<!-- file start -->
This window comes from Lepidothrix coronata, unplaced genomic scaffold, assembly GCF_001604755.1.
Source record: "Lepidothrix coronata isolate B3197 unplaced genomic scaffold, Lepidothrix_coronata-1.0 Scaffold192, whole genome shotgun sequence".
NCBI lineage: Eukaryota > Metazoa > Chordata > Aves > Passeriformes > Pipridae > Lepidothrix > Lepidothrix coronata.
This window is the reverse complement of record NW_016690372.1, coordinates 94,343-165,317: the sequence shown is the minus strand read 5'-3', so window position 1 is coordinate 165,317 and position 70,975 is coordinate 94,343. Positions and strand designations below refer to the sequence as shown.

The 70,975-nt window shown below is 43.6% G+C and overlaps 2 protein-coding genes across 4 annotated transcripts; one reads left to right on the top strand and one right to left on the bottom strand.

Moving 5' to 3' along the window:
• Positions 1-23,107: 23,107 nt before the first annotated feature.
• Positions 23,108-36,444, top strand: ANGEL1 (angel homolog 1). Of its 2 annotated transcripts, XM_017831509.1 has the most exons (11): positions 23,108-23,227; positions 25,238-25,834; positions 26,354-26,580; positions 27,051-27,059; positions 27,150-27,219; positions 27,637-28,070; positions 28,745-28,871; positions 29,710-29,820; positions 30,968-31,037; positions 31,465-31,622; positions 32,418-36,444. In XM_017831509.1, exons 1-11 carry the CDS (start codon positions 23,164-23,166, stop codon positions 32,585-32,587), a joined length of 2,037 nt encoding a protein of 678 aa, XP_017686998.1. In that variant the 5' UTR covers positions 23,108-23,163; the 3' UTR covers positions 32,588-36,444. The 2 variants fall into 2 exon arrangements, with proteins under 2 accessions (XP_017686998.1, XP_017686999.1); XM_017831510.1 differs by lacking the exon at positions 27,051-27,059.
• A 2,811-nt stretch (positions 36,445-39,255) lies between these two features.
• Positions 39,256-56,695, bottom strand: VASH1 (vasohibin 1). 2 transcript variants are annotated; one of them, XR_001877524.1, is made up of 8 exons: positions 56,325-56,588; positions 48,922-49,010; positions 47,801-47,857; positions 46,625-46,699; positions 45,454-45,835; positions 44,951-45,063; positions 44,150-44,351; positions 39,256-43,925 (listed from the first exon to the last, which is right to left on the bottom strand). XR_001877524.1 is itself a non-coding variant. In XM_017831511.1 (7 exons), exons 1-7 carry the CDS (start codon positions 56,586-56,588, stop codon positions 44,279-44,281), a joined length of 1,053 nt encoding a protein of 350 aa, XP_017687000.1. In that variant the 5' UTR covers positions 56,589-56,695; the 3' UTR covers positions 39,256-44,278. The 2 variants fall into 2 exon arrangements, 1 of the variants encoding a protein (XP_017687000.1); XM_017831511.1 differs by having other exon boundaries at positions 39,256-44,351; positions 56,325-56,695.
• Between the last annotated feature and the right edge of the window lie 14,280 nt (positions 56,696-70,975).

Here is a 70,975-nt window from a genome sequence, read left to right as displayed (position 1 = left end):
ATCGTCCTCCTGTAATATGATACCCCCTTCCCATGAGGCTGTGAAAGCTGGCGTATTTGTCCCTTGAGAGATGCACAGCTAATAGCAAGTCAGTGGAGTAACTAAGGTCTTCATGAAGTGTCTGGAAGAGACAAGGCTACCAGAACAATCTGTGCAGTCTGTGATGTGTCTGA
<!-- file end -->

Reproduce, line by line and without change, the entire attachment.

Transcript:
This window comes from Lepidothrix coronata, unplaced genomic scaffold, assembly GCF_001604755.1.
Source record: "Lepidothrix coronata isolate B3197 unplaced genomic scaffold, Lepidothrix_coronata-1.0 Scaffold192, whole genome shotgun sequence".
NCBI lineage: Eukaryota > Metazoa > Chordata > Aves > Passeriformes > Pipridae > Lepidothrix > Lepidothrix coronata.
This window is the reverse complement of record NW_016690372.1, coordinates 94,343-165,317: the sequence shown is the minus strand read 5'-3', so window position 1 is coordinate 165,317 and position 70,975 is coordinate 94,343. Positions and strand designations below refer to the sequence as shown.

The 70,975-nt window shown below is 43.6% G+C and overlaps 2 protein-coding genes across 4 annotated transcripts; one reads left to right on the top strand and one right to left on the bottom strand.

Moving 5' to 3' along the window:
• Positions 1-23,107: 23,107 nt before the first annotated feature.
• Positions 23,108-36,444, top strand: ANGEL1 (angel homolog 1). Of its 2 annotated transcripts, XM_017831509.1 has the most exons (11): positions 23,108-23,227; positions 25,238-25,834; positions 26,354-26,580; positions 27,051-27,059; positions 27,150-27,219; positions 27,637-28,070; positions 28,745-28,871; positions 29,710-29,820; positions 30,968-31,037; positions 31,465-31,622; positions 32,418-36,444. In XM_017831509.1, exons 1-11 carry the CDS (start codon positions 23,164-23,166, stop codon positions 32,585-32,587), a joined length of 2,037 nt encoding a protein of 678 aa, XP_017686998.1. In that variant the 5' UTR covers positions 23,108-23,163; the 3' UTR covers positions 32,588-36,444. The 2 variants fall into 2 exon arrangements, with proteins under 2 accessions (XP_017686998.1, XP_017686999.1); XM_017831510.1 differs by lacking the exon at positions 27,051-27,059.
• A 2,811-nt stretch (positions 36,445-39,255) lies between these two features.
• Positions 39,256-56,695, bottom strand: VASH1 (vasohibin 1). 2 transcript variants are annotated; one of them, XR_001877524.1, is made up of 8 exons: positions 56,325-56,588; positions 48,922-49,010; positions 47,801-47,857; positions 46,625-46,699; positions 45,454-45,835; positions 44,951-45,063; positions 44,150-44,351; positions 39,256-43,925 (listed from the first exon to the last, which is right to left on the bottom strand). XR_001877524.1 is itself a non-coding variant. In XM_017831511.1 (7 exons), exons 1-7 carry the CDS (start codon positions 56,586-56,588, stop codon positions 44,279-44,281), a joined length of 1,053 nt encoding a protein of 350 aa, XP_017687000.1. In that variant the 5' UTR covers positions 56,589-56,695; the 3' UTR covers positions 39,256-44,278. The 2 variants fall into 2 exon arrangements, 1 of the variants encoding a protein (XP_017687000.1); XM_017831511.1 differs by having other exon boundaries at positions 39,256-44,351; positions 56,325-56,695.
• Between the last annotated feature and the right edge of the window lie 14,280 nt (positions 56,696-70,975).

Here is a 70,975-nt window from a genome sequence, read left to right as displayed (position 1 = left end):
ATCGTCCTCCTGTAATATGATACCCCCTTCCCATGAGGCTGTGAAAGCTGGCGTATTTGTCCCTTGAGAGATGCACAGCTAATAGCAAGTCAGTGGAGTAACTAAGGTCTTCATGAAGTGTCTGGAAGAGACAAGGCTACCAGAACAATCTGTGCAGTCTGTGATGTGTCTGA